Crysis 2 Review
- Posted March 22nd, 2011 at 16:01 EDT by Steven Williamson
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A visually dazzling, but forgettable single player campaign paves the way for a mighty multiplayer component.
- The fact it is the best looking shooter on PlayStation 3
- Tons of weapon variation and tactical opportunity
- The rewarding multiplayer component
- The unexciting campaign
- Stealth mode feels cheap
- The erratic A.I. performance
Crysis 2’s single player campaign reminds me of best friend’s incredibly attractive mother. Though I don’t actually know her that well, the thought of spending some “quality time” in her company is enough to generate a feeling of excitement deep within me. Crysis 2 evokes very much the same reaction. For weeks, nay months, I’ve drooled over trailers, screenshots and footage of Crytek’s sumptuous-looking first person shooter and longed to spend some time in its company. Sadly though, now that fantasy has finally seeped into reality and I have Crysis 2 naked in my arms, I feel a little disappointed that it hasn’t lived up to my expectations. In the same way that the fantasy with my best mate’s mom is undoubtedly better kept in my head, Crysis 2’s single player campaign is also a far more attractive proposition from a distance rather than in the flesh.
That’s not to say that Crysis 2 is a bad, or even an average game. While the lack-lustre solo campaign and forgettable storyline only serves as a good example of how hype can raise your expectations to such an extent that even good just doesn’t feel good enough, Crysis 2's multiplayer component saves the day. However, it's with the campaign that this review unfortunately starts. One of the big problems with Crysis 2 it that it takes far too long to get going, and even when it does it lacks any memorable moments that leave a lasting impression. Devoid of the kind of intense, tactical battles that I expected, gameplay just plods along - with hardly any shift in pace or tension. Even when gameplay does attempt to engage you fully, the few boss battles that it throws at you are quite tedious, as you try to snipe down a machine-gunner from the door of a passing enemy helicopter that just won't keep still. Crytek will punish you by making you take down this gunner three times before you can move on; a perfect example of how the single player component lacks in quality gameplay, and quite shocking when you take into account Crysis 2’s graphical innovations.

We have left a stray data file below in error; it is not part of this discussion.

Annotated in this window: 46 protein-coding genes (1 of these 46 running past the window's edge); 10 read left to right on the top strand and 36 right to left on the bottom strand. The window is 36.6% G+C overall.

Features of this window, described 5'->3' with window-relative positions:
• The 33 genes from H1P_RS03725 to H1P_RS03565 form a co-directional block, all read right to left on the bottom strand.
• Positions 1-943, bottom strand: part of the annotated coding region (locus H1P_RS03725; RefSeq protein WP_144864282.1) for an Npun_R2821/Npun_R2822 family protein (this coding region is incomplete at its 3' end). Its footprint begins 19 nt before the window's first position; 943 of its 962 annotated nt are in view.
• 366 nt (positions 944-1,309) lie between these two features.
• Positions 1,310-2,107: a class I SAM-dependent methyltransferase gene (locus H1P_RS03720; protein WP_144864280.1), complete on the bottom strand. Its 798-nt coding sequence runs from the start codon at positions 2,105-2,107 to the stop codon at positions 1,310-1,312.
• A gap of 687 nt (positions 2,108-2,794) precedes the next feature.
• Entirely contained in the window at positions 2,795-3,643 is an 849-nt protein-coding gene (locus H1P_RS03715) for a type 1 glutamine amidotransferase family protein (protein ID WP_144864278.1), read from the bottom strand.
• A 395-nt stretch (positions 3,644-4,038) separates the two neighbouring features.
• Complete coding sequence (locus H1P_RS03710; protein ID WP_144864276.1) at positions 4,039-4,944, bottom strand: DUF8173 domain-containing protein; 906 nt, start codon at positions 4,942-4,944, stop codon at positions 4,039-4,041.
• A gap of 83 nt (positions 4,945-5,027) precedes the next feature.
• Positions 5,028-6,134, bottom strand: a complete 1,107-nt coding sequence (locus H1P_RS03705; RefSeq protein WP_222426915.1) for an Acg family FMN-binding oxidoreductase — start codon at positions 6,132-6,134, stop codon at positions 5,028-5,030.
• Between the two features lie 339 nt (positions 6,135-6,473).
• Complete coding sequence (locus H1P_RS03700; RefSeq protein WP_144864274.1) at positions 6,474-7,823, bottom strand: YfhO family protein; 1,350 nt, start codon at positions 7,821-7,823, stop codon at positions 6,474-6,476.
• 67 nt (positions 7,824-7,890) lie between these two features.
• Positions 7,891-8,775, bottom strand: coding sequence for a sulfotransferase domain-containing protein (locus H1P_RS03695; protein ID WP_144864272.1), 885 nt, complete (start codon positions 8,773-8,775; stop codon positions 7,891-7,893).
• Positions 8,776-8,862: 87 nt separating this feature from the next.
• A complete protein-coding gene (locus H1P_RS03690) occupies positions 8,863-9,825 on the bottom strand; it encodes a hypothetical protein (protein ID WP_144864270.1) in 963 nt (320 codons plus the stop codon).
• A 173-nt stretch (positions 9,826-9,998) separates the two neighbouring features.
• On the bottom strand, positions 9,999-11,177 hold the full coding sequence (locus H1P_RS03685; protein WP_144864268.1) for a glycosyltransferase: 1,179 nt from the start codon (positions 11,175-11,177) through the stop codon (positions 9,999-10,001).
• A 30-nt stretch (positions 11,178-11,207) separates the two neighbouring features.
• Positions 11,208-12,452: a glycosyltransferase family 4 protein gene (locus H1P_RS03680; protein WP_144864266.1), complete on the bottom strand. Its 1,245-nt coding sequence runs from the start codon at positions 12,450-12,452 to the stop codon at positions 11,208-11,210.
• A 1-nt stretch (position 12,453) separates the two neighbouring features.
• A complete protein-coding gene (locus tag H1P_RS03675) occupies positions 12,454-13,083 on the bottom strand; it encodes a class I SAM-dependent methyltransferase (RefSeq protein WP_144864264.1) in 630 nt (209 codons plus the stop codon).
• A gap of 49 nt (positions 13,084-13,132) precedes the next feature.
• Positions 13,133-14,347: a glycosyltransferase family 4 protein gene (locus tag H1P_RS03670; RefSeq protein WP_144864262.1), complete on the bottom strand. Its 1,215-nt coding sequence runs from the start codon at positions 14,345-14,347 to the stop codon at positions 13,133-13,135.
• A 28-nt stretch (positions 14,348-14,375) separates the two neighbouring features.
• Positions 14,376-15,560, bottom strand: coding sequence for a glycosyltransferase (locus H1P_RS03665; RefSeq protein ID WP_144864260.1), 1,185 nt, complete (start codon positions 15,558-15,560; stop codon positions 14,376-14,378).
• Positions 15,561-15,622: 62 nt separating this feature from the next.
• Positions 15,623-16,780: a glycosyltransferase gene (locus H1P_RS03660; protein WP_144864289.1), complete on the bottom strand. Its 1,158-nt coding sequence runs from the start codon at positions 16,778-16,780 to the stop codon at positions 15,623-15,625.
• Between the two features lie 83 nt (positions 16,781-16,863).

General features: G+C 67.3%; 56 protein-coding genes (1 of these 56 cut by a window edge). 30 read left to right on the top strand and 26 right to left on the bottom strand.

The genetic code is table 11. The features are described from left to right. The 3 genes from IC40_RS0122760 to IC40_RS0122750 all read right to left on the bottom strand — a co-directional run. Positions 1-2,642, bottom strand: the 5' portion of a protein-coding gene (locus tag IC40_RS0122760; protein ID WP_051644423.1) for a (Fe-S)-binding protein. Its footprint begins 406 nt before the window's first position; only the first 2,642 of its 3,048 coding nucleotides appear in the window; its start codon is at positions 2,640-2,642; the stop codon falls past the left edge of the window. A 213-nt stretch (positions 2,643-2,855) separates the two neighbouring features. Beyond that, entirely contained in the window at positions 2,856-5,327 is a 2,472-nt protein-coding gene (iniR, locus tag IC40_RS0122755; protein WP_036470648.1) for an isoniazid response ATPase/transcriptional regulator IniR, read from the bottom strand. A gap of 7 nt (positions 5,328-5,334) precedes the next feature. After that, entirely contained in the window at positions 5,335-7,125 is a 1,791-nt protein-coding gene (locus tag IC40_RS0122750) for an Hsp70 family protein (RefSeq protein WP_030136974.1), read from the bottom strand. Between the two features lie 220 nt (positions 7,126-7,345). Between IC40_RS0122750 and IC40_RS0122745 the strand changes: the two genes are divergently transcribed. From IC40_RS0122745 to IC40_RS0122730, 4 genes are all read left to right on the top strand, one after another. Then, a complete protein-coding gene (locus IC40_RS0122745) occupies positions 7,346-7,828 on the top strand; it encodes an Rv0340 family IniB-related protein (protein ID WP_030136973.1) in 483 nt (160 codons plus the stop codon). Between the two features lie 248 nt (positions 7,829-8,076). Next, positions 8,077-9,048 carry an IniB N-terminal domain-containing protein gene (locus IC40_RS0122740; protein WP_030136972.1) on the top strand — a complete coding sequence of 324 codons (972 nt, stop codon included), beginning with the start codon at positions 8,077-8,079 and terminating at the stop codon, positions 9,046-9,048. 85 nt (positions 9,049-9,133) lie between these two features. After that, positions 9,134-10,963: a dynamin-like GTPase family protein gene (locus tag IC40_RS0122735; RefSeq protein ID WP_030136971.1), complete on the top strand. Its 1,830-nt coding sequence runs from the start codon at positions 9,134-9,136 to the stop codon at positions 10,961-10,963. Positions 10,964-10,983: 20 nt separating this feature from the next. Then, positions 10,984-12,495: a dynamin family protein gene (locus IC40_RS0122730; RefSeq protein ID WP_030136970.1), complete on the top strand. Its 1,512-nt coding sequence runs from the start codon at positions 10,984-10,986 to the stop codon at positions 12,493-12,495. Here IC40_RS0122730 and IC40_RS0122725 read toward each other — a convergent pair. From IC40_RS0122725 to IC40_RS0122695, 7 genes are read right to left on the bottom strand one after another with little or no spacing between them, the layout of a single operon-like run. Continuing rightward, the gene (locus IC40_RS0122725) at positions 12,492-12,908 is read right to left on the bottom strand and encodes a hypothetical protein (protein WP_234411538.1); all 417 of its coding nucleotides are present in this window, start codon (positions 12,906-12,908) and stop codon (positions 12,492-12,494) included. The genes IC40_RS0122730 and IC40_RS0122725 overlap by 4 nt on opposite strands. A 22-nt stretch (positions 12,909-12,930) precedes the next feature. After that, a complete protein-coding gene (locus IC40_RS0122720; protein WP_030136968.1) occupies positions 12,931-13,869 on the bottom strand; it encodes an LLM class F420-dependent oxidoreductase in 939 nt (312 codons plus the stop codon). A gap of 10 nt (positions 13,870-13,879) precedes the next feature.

The fact of the matter is that Crysis 2's gameplay just isn't particularly exciting or engaging. Part of the reason it fails to enthral, it seems, is that Crytek has focused much of its attention on the multiplayer component and creating a game that simply looks fantastic. Meanwhile, it’s neglected to spend enough time creating a solo experience to match. In an attempt to stand out from the crowd, Crysis 2 does have some beautifully detailed, sprawling environments that encourage tactical freedom, but mopping up ground infantry and alien monsters on the way to your final destination becomes fairly rudimentary once you learn how to exploit the system with the powers of the nanosuit. The nanosuit is a superb creation that works brilliantly in multiplayer, but in the campaign its powers feel quite cheap.
Crysis 2 generally involves traditional ‘A’ to ‘B’ objectives where you might be tasked with blowing up an ammo stockpile with some C4, or gathering specimen samples from alien pods. The large multi-tiered levels give you the freedom to adopt a variety of tactics and make use of the game’s impressive array of weapons. Levels are impressively designed so that you can make use of the nanosuits’ powers, particularly the main function; its visor. You can open up the visor at least once per level and survey a range of tactical opportunities. Scan the location and you’ll see positions marked with instructions, such as ‘Flank,’ ‘Stealth Kill,’ ‘Explore’ and ‘Snipe.’ You can then tag them, and head to these positions to take advantage of a specific tactic. ‘Flank,’ for example, might send you into a sewer system to bypass guards on the main road, whereas ‘Stealth’ might offer you a way to avoid a battle completely by turning yourself invisible. Needless to say, this feature does give you a lot of tactical freedom should you want to experiment.
The nanosuit also has a range of other powers that you can utilize for short periods of time, such as the armor mode which gives you extra protection; the stealth mode for turning invisible, or nanovision (thermal vision) for spotting enemies in the dark. The ... (continued on next page) ----